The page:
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In Defense, Randy Newman Has A Few Words

On Harps and Angels, Randy Newman is back with his wonderfully sharp tongue. His songs over the decades have skewered rednecks, kingpins and heartless politicians. Newman may be the most misunderstood songwriter ever: The narrators of his songs say things about the slave trade or short people that he would never say, but that doesn't stop people from being angry with him. How many?

Newman puts the figure at "26,438,982."

He can now add Korean-American parents to that list. On "Korean Parents," he sings: "Korean parents for sale / You say you need a little discipline / Someone to whip you into shape / They'll be strict, but they'll be fair."

Yet another group to add includes Supreme Court Justices Antonin Scalia, Samuel Alito and Clarence Thomas. "A Few Words in Defense of Our Country" addresses the loss of empire, setting up a cast of characters who seem to say, "If you think things are bad now, think about the Spanish Inquisition."

"It's digging deep to defend, saying that the leaders we have — they may be the worst we've had, but they aren't the worst the world has seen," Newman says.

"The New York Times printed 'A Few Words in Defense of Our Country' in its Op-Ed page," he says. "And they made cuts in it, which didn't surprise me at all. They have an editor, they edit. But they took out a verse about the Caesars where I say, you know, they were sleeping with their sisters, stashing little boys in swimming pools and burning down the city.... What are they protecting, Tiberius? It's like, these people have been dead 2,000 years. I mean, they're not going to — you know, Kevin Caesar isn't going to come out of the woodwork and sue 'em. I mean, what difference does it make?"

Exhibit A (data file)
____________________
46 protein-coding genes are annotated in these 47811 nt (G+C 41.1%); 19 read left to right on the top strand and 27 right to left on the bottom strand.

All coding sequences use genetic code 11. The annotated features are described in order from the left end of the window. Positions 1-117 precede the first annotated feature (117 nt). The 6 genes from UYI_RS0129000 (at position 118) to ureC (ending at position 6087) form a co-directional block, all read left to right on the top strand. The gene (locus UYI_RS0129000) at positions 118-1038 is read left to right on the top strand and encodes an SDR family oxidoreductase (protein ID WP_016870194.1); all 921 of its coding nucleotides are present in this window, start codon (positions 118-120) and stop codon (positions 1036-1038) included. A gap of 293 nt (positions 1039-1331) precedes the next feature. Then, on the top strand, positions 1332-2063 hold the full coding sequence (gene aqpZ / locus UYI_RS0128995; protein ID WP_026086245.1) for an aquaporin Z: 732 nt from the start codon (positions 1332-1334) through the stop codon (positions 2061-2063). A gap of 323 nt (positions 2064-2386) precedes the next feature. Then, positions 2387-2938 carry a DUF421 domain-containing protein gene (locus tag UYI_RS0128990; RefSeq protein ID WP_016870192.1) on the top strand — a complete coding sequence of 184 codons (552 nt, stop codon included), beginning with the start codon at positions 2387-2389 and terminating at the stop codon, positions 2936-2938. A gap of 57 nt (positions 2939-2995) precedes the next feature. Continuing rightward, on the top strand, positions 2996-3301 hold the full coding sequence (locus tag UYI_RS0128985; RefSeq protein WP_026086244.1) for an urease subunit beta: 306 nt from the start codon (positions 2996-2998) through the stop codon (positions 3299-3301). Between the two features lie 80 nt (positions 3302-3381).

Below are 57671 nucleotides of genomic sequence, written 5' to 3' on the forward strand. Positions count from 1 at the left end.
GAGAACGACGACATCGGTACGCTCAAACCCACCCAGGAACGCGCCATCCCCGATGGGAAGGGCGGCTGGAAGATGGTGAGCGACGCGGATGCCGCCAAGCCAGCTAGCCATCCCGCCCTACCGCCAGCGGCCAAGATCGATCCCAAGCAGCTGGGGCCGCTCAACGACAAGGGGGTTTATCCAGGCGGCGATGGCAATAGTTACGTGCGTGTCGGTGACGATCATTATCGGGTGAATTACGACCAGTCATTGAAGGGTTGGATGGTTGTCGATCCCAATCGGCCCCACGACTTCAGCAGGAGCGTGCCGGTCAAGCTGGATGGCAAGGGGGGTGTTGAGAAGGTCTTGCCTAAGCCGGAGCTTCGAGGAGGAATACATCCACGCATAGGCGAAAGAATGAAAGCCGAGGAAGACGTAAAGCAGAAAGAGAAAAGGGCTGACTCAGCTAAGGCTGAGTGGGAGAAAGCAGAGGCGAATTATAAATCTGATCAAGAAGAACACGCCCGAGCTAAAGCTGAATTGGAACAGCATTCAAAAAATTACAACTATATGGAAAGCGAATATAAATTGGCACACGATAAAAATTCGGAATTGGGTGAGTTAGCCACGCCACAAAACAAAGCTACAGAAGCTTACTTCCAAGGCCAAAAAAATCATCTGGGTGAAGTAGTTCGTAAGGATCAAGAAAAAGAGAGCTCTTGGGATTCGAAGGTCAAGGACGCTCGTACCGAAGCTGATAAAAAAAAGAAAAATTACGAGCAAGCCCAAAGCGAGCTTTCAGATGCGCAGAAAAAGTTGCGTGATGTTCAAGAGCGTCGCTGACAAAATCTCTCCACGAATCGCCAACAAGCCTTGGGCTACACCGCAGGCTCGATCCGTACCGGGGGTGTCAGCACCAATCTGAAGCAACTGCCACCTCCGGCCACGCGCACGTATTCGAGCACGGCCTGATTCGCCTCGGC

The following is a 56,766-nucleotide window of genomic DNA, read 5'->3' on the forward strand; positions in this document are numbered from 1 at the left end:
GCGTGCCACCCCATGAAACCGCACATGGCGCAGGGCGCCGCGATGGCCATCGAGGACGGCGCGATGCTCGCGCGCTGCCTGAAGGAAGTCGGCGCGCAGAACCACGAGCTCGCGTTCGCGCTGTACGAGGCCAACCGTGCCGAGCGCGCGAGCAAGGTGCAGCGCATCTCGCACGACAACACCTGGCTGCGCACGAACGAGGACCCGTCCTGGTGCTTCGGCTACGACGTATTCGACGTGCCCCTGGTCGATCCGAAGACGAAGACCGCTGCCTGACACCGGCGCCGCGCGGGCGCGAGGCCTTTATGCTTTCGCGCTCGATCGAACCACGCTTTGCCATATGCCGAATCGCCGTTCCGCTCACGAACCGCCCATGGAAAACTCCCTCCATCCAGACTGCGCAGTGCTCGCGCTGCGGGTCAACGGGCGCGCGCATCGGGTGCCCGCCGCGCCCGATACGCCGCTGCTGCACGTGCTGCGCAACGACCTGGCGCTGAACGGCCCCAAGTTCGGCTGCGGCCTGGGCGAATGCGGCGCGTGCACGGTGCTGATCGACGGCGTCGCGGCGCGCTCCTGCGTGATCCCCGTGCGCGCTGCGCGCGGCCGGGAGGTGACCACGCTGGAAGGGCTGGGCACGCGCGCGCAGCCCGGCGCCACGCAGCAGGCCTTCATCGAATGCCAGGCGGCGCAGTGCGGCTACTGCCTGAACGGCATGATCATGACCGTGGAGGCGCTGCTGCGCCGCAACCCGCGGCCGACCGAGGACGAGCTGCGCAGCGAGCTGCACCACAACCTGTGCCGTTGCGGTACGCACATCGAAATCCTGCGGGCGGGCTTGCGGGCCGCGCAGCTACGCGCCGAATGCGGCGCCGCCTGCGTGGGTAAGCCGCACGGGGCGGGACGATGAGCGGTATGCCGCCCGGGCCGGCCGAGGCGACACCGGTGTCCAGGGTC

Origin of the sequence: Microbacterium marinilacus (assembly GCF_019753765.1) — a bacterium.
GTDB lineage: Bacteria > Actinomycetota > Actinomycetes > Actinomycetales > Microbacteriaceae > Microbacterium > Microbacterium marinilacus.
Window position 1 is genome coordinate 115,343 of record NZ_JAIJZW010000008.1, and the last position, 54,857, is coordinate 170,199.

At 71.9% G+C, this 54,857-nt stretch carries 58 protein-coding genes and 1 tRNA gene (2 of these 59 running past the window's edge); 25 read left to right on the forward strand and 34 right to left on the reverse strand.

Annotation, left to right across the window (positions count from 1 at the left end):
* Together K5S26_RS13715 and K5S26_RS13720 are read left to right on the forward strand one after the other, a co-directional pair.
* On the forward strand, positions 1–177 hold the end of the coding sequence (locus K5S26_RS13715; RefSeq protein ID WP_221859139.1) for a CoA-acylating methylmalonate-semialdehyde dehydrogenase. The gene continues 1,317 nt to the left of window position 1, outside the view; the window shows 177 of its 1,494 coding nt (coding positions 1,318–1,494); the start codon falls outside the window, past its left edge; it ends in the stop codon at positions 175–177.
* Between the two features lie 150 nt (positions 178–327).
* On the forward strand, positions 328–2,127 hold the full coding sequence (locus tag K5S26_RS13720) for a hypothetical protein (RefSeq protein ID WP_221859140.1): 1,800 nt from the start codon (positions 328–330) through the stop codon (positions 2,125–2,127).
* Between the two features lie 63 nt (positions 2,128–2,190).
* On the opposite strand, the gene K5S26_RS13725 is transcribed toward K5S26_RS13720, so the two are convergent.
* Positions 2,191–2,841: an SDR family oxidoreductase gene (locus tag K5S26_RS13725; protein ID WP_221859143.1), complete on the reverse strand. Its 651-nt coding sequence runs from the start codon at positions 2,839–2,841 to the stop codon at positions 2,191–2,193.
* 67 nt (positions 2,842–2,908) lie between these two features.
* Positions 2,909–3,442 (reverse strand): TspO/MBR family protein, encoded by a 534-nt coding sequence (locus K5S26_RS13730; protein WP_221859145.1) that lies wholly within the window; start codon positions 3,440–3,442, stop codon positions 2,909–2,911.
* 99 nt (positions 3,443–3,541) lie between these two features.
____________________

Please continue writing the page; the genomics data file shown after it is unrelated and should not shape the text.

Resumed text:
Even with the biting wit of his song lyrics, Newman has never really been one to offer his opinions to the press.

"But you know what? I've been giving my opinions too much," Newman says. "In interviews I've been doing, all of a sudden I've turned into, like, Warren Beatty, like an activist or something. I used to hate it when show-biz people would be commenting on issues, but the way things have gone with this administration, it's in your face all the time. It's so noisy that you almost can't avoid talking about it with people."

Newman says he's surprised by the change. He's spent his whole career writing about characters, not situations.

"You know the old saying, 'It's a curse to live in interesting times.' Well, in a way, that applies in this situation. It's much more interesting to me to examine an individual character or something."

Newman closes Harps and Angels — an album packed with sardonic lyrics — with a sweet, heartfelt song called "Feels Like Home." It's hard to imagine how Newman can make the switch.

"It doesn't have much to do with how I'm feeling, what I write. I'm always feeling like, 'Well, I hope I come up with something here.' But I chose ... at some point not to do what the general repertory does, and that is love songs. And I, for whatever reason, some shyness, some strange psychological reason, or just because I figured, 'Well, you can do more....' But a song like 'Feels Like Home' will end up being the most popular song throughout the years. Little Newmans will be earning something from it 30 years from now."

Copyright 2022 NPR. To see more, visit https://www.npr.org.

As special correspondent and guest host of NPR's news programs, Melissa Block brings her signature combination of warmth and incisive reporting. Her work over the decades has earned her journalism's highest honors, and has made her one of NPR's most familiar and beloved voices.

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